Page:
Water-Soluble Secondary Organic Aerosol, Brown Carbon and Oxalic Acid in the Southeastern United States
RODNEY J. WEBER (1), Arsineh Hecobian (1), Xiaolu Zhang (1), Mei Zheng (1), Neil Frank (2)
(1) Department of Earth and Atmospheric Sciences, Georgia Institute of Technology, 30332, Atlanta, USA (2) Office of Air Quality Planning & Standards, US EPA, Research Triangle Park, NC, USA
Abstract Number: 330
Preference: Platform Presentation
Last modified: May 7, 2010
Working Group: Carbonaceous Aerosols in the Atmosphere
One possible route to forming secondary organic aerosol (SOA) is thought to involve partitioning of semi-volatile organic compounds to liquid water, followed by heterogeneous chemical transformation. In laboratory experiments, such as those with isoprene, heterogeneous aerosol formation and transformation pathways that may occur in clouds or fog drops have been shown to form oligomers and various organic acids, with oxalic acid being a predominant product. Other studies demonstrate that aqueous phase reactions of dicarbonyls (an isoprene oxidation product) produced oligomers and colored organics (i.e., brown carbon).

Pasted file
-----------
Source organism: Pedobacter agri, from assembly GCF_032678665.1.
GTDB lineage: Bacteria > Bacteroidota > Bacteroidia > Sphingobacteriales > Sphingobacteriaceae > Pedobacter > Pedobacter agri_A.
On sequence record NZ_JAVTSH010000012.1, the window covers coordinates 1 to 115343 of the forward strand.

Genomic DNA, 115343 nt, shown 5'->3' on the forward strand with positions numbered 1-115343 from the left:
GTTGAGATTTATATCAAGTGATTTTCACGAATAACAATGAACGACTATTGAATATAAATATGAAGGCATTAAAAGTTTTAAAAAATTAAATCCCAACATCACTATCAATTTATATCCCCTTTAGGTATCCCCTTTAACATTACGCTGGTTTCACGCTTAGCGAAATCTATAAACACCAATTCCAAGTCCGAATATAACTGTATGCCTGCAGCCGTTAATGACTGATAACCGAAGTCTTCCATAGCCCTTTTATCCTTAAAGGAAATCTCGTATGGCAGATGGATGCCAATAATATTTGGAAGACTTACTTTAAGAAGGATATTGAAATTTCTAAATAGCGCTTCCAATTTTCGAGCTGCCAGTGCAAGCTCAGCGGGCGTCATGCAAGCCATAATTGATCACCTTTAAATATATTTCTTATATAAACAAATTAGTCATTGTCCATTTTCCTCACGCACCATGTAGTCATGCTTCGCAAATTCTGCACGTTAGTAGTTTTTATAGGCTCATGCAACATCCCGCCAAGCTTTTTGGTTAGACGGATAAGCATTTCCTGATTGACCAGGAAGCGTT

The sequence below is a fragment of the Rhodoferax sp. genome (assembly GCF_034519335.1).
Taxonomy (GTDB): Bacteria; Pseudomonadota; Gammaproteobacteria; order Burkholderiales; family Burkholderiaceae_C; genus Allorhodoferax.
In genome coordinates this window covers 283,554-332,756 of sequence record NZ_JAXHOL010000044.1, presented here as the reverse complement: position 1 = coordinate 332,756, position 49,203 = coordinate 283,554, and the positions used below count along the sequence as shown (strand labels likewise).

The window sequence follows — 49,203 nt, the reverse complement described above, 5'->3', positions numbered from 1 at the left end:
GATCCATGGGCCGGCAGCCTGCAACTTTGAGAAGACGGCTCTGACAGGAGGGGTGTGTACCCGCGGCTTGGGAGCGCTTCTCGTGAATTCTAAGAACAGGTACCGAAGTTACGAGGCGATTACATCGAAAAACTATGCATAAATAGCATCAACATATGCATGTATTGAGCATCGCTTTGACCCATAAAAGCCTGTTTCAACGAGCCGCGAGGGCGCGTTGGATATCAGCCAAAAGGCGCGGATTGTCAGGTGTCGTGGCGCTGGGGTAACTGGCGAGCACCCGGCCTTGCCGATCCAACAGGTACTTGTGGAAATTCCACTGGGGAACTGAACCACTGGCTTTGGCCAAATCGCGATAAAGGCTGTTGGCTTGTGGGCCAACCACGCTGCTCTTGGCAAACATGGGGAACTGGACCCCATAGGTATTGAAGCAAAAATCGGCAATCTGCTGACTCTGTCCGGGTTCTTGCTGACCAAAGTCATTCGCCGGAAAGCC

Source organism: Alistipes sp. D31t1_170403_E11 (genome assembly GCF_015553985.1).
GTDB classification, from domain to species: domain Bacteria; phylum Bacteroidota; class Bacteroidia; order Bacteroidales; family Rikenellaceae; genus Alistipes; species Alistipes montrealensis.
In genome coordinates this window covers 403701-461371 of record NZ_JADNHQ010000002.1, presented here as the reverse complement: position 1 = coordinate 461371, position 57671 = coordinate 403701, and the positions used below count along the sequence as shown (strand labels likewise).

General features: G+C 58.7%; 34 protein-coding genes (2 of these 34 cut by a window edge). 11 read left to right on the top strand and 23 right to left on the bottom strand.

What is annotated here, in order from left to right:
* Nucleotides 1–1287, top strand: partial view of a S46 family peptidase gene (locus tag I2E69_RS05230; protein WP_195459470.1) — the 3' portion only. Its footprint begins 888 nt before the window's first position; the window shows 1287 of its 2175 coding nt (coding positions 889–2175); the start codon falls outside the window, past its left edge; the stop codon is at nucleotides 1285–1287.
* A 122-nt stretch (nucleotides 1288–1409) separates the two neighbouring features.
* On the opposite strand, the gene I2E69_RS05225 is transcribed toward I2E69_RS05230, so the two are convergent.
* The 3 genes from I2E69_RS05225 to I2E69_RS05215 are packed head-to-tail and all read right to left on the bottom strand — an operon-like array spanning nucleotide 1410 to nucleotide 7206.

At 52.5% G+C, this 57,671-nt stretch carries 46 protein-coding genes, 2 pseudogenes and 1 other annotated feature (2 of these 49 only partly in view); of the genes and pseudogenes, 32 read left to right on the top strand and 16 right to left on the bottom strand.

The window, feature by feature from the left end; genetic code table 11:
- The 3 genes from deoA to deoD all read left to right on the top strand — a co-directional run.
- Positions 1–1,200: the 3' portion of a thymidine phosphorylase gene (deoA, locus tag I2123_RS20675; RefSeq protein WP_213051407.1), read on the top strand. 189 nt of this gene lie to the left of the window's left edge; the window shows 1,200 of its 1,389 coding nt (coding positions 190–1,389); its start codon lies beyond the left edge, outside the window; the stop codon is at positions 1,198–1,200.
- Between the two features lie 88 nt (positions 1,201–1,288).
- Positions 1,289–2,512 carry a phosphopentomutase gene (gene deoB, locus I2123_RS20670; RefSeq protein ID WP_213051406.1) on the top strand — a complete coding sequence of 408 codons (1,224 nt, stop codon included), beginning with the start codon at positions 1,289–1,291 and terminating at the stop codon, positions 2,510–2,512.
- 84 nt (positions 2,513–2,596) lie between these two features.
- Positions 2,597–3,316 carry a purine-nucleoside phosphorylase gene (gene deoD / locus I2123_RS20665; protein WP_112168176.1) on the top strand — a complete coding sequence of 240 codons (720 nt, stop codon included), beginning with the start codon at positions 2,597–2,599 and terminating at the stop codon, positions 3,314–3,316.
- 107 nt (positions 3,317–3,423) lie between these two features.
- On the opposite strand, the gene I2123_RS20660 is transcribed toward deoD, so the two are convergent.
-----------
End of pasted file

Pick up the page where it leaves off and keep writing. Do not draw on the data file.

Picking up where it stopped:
Ambient measurements of the water-soluble organic carbon (WSOC) fraction of SOA, soluble brown carbon (e.g., light absorption spectra of aqueous extracts), organic acids and aerosol source tracers were consistent with this SOA formation mechanism. Based on 24-h integrated filter measurements at 15 sites throughout the Southeastern U.S., a region known for extensive biogenic and anthropogenic VOC emissions, a PMF analysis identified a factor that linked WSOC, brown carbon and oxalic acid. This factor was highest in summer and was the largest single contributor to WSOC, accounting for approximately 50 percent of the yearly (2007) regional average. Additionally, online measurements of WSOC and light absorption spectra using a Particle-Into-Liquid Sampler (PILS) suggest a chemical evolution to brown carbon: Diurnal averages showed that WSOC freshly formed before midday was not colored, but some fraction became brown later in the day. This paper will present results from studies where WSOC, soluble brown carbon and organic acids are used to investigate possible routes leading to the formation of SOA.